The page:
Time to cruise down coastal highway gallery

It’s that time of year again. Time to cruise six miles of Coast Highway 101 between Cardiff and Leucadia to choose your favorites from an array of Arts Alive banners painted by some of Encinitas’ best-known artists.Now in its 13th year, the Arts Alive banner project’s 2012 season had a rather rough start with much political controversy. Through persistent efforts of a few key people, the project has continued on schedule. As a result, 98 original works of art are on display along Pacific Coast Highway for the community to enjoy.

Artist Bob Hord’s "Mojo's Green Tambourine."

The public has little notion of all that is required behind the scenes of this annual event. Danny Salzhandler, director of the project since its inception in 2000, describes it as “a nine-month ordeal, like having a baby.”

Salzhandler is involved in each phase of the project, from inviting artists to participate as early as September each year, to the final live auction, which is scheduled this year to take place May 20 in the courtyard of Cardiff Town Center.

Two of the long-time contributors to Arts Alive are artists Mary Fleener and Bob Hord, whose lives are as colorful as their banner artwork.

Near the front of Honey’s, a favorite breakfast spot of Encinitas locals, you can find Mary Fleener’s “Haute Felines.” With a 1950’s futuristic “Jetsons” feel, “Haute Felines” is an example of one of her many artistic styles.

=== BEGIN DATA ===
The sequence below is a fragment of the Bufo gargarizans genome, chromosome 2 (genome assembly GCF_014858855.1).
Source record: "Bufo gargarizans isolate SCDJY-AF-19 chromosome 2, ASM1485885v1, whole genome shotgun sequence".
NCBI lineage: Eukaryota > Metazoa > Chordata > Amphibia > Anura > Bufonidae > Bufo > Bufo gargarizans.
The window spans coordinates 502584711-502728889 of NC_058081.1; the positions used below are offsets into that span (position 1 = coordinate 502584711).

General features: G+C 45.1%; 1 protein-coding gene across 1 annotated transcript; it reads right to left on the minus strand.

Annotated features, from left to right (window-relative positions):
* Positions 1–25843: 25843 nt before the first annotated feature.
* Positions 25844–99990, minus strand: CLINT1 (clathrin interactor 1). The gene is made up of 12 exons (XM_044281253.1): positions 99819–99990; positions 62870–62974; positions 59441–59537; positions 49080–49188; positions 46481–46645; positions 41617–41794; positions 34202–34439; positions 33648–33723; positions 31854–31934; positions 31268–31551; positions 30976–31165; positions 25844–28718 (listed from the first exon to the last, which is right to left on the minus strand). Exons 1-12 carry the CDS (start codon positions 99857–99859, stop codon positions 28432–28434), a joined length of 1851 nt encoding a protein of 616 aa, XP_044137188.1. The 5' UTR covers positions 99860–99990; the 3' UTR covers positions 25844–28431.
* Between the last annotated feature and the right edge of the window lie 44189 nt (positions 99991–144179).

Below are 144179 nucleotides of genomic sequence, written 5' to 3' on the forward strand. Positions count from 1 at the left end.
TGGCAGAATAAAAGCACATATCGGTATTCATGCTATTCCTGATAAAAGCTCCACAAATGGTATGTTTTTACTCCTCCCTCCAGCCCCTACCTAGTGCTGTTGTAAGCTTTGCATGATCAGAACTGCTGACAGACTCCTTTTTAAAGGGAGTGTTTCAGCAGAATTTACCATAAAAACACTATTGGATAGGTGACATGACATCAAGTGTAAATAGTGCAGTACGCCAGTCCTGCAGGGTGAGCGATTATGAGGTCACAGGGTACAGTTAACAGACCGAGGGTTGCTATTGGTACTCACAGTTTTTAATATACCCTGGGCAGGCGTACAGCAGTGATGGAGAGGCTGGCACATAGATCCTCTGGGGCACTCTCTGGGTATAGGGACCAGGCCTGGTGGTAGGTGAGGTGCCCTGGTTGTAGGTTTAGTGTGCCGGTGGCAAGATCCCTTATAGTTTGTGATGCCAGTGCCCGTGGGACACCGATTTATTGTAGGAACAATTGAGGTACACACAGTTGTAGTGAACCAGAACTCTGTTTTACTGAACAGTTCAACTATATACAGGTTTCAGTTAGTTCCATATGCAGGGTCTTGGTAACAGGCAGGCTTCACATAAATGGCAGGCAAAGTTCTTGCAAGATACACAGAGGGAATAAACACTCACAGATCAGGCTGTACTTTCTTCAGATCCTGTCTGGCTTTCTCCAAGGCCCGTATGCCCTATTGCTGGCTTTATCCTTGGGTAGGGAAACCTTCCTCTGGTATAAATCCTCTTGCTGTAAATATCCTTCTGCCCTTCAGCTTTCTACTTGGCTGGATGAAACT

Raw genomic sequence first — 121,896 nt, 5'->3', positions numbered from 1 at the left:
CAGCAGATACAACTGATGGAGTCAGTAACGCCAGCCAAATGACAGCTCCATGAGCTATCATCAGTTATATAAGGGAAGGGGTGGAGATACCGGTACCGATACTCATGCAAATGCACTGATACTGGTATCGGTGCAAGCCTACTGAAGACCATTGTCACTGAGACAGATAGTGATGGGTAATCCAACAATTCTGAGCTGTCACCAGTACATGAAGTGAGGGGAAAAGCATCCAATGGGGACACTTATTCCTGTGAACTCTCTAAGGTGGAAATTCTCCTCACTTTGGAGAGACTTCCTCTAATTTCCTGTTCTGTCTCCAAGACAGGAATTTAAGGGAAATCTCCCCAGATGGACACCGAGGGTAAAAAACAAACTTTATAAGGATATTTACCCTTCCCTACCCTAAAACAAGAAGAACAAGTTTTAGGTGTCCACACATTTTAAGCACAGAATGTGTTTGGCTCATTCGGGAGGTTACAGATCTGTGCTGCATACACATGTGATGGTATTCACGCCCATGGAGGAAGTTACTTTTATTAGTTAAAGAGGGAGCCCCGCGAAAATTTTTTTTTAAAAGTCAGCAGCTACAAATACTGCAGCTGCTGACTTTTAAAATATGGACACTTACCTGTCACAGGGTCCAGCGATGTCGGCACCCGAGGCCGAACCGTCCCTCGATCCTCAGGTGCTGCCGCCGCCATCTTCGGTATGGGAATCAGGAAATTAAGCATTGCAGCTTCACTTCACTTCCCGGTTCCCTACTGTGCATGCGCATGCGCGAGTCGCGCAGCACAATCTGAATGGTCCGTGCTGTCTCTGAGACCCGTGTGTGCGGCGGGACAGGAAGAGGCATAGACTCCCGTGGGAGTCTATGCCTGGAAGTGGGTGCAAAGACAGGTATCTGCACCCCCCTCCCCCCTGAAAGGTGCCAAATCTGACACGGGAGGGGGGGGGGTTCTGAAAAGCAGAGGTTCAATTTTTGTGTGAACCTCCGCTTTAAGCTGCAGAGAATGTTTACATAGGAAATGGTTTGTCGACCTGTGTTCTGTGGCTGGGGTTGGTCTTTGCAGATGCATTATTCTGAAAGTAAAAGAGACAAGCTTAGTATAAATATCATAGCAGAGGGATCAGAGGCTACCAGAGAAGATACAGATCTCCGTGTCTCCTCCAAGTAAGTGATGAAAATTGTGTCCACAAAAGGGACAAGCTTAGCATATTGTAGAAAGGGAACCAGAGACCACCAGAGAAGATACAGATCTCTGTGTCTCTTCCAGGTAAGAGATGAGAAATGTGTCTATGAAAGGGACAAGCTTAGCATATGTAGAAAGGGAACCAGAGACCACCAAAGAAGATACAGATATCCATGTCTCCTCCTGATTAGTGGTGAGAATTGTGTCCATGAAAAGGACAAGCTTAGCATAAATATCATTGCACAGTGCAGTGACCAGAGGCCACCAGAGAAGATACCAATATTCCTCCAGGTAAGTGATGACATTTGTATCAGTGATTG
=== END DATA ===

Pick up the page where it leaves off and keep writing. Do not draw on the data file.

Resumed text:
Fleener has no fear of crossing boundaries in many areas of creativity. In addition to her work as a painter and ceramic artist, she has published comic books, is currently working on a graphic novel, and plays in a band called “The Wigbillies.”

Artist Mary Fleener’s “Haute Felines.” Courtesy photos

If you continue further south along PCH, you will find Bob Hord’s banner “Mojo’s Green Tambourine” in front of the San Tropez Bakery in the Lumberyard. Originally from Miami, Hord received his training as a commercial artist at the Ringling School of Art in Sarasota, Florida and at Kansas City Art Institute.

His career began with Hallmark, where he developed his art of precise paper sculpture and has indeed raised it to a fine art. “Extraordinary” is a word that is often used in reference to his paintings, paper sculptures, and mixed media sculptures. Also involved in making cigar box guitars, he attributes his inspiration to the absurdities of day-to-day life, which is evident in his ingenious artwork.

An additional ninety-six artists have painted banners for this year’s event, which are listed in the banner auction catalog available at the office of the Downtown Encinitas Mainstreet Association.

Silent bids can be placed by phone through the DEMA office at (760) 943-1950, until the final bids are accepted at the live auction May 20 in the courtyard of Cardiff Town Center.

Be sure to mark your calendar and be there to support the arts in Encinitas.


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